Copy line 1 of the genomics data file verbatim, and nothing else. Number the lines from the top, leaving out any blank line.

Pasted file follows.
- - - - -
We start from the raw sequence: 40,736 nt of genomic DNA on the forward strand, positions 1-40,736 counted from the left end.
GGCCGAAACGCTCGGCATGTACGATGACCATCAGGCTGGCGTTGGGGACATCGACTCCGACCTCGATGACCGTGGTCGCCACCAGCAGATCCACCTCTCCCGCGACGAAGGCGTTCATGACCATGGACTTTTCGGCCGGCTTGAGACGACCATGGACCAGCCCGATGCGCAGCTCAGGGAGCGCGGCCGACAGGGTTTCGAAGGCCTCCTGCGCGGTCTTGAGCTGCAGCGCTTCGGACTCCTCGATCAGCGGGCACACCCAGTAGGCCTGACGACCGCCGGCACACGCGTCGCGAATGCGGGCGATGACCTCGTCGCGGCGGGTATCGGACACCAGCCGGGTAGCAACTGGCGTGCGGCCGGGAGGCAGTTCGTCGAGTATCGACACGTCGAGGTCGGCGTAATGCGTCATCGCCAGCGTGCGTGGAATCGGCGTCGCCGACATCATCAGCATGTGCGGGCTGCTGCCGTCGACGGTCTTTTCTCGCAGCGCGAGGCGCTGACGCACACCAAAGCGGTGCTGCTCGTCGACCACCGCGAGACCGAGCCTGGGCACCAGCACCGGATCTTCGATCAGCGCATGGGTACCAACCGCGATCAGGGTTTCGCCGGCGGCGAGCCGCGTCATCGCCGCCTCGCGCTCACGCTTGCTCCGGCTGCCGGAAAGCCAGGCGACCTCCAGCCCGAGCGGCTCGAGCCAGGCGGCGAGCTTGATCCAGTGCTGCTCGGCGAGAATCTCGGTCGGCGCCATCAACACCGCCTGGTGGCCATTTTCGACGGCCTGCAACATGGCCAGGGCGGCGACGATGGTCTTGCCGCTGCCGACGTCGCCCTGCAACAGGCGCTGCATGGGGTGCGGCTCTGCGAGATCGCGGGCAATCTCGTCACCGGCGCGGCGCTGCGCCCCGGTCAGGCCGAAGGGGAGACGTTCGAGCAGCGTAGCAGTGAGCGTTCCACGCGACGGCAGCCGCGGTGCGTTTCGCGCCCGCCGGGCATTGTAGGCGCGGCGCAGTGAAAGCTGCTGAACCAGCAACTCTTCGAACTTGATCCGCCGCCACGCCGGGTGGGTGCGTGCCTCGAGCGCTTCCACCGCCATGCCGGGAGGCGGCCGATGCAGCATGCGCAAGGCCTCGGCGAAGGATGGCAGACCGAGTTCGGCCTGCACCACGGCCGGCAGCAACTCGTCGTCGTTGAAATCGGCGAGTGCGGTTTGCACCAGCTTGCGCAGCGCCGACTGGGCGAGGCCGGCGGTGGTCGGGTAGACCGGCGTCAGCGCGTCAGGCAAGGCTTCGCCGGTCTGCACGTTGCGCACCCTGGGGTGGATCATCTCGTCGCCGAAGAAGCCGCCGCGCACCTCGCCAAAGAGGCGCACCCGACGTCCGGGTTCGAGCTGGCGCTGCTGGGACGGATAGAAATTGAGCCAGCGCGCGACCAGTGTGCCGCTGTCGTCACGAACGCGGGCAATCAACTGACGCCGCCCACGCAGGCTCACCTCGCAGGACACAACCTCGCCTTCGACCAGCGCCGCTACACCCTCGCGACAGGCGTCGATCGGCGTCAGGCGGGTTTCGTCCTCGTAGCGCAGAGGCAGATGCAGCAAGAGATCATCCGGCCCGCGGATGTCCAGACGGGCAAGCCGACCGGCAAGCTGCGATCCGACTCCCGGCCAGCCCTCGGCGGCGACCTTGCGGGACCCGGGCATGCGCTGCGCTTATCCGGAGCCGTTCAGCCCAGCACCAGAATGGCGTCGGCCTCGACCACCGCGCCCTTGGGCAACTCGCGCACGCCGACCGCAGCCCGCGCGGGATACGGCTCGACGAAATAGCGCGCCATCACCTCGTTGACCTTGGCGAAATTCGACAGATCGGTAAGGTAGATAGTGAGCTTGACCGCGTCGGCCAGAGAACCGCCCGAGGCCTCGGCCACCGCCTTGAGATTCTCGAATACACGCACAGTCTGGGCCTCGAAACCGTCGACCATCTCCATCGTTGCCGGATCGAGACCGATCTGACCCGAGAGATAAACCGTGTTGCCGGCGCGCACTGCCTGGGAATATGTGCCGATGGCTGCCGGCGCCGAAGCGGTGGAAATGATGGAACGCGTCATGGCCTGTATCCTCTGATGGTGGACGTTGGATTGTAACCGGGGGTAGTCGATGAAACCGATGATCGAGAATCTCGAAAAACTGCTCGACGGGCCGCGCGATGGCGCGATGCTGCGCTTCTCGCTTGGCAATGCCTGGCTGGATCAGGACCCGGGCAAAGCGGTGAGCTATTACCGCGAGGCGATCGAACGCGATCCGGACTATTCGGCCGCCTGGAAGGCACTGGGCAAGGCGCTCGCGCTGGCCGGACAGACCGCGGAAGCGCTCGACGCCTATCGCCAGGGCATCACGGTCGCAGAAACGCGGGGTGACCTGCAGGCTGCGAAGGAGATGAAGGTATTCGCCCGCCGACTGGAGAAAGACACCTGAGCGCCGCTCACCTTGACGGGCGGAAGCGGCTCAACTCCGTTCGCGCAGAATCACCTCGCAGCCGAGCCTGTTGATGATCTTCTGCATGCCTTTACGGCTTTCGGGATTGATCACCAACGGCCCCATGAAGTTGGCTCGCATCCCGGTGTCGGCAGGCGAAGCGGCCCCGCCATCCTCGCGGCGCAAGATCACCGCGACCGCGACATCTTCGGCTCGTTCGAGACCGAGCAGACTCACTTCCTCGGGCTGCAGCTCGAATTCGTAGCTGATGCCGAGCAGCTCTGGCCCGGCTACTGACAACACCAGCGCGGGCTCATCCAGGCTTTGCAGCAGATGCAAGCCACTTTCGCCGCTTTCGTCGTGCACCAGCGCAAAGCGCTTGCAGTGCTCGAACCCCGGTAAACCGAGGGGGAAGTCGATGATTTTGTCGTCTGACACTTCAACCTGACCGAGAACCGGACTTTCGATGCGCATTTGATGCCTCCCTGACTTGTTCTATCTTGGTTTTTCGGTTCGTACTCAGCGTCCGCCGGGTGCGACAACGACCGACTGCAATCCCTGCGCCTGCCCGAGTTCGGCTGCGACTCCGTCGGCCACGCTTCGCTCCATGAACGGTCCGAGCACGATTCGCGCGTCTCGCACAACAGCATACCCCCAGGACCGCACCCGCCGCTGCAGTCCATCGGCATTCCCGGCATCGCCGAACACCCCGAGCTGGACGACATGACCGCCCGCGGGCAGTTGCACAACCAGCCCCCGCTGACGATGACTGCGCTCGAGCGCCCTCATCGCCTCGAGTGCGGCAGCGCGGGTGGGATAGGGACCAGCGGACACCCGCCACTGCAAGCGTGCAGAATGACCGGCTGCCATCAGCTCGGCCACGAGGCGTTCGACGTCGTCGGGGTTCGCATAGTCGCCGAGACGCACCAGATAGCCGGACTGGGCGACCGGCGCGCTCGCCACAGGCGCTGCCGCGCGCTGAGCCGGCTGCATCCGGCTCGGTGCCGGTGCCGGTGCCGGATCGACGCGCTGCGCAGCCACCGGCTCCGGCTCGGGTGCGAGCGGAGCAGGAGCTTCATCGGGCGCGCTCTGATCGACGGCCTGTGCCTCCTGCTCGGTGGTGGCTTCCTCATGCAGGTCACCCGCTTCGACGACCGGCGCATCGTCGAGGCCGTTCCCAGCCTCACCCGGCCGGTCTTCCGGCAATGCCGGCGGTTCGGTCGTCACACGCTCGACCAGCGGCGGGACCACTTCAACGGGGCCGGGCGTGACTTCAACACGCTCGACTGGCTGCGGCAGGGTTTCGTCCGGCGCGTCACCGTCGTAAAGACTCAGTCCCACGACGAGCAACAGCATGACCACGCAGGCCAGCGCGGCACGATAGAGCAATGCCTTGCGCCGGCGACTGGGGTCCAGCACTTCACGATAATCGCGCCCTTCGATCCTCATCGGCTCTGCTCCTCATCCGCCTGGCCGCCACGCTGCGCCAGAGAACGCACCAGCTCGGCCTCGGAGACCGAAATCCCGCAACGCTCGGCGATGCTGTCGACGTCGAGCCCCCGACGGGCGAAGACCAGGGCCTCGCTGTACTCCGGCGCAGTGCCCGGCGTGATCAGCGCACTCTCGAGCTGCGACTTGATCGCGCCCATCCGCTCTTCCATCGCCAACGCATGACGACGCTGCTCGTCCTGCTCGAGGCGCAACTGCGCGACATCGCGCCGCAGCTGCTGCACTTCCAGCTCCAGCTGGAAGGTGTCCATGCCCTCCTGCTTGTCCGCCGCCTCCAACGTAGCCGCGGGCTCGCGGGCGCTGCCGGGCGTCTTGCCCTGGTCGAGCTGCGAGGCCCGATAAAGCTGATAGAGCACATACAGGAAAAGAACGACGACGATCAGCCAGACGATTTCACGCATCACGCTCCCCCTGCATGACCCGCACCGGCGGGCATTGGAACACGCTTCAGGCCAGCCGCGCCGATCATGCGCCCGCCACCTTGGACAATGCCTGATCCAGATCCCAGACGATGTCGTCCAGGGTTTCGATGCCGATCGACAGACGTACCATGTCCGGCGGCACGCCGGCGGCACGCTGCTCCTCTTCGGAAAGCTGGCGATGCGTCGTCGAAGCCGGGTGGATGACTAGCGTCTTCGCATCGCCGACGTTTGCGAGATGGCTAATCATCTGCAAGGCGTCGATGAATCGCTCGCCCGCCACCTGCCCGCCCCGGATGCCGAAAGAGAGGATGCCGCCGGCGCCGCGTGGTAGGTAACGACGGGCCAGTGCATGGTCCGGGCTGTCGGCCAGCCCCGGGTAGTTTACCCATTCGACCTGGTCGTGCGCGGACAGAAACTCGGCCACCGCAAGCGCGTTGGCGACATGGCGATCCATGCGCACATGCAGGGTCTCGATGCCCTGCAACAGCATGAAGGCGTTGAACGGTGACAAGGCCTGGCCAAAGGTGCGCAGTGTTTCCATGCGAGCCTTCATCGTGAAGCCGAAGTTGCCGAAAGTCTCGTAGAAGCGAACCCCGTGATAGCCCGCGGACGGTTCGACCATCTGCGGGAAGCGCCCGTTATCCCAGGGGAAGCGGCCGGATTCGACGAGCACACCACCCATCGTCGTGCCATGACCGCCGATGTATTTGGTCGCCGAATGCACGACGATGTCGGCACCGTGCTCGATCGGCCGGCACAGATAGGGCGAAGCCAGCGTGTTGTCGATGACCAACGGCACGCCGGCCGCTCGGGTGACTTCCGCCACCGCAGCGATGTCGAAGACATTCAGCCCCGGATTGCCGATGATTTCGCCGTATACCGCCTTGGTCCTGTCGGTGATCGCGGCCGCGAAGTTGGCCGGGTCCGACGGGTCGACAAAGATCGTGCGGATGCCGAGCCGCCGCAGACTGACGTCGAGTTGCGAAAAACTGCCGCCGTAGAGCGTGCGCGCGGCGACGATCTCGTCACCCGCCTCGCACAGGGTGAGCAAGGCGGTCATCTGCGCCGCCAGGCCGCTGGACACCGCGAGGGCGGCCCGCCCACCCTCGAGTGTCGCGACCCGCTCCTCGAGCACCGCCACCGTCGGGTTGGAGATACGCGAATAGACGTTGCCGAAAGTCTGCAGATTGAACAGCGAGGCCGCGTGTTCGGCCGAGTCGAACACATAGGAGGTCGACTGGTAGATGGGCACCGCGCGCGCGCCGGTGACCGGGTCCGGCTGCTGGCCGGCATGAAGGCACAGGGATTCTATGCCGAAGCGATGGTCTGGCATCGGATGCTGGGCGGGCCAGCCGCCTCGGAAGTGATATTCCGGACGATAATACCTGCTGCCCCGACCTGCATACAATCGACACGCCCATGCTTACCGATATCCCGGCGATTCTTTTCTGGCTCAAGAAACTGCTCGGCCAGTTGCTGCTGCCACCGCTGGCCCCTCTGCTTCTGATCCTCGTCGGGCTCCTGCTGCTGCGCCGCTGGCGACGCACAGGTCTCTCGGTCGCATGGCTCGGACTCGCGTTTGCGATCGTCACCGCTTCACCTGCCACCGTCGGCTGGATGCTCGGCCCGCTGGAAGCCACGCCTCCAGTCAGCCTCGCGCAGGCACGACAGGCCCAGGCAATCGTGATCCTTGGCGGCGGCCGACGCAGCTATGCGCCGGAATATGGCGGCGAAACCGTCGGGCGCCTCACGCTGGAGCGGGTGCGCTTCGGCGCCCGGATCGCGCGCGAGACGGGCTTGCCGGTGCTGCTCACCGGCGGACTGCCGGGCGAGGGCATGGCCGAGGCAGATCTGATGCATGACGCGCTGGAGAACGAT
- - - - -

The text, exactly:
We start from the raw sequence: 40,736 nt of genomic DNA on the forward strand, positions 1-40,736 counted from the left end.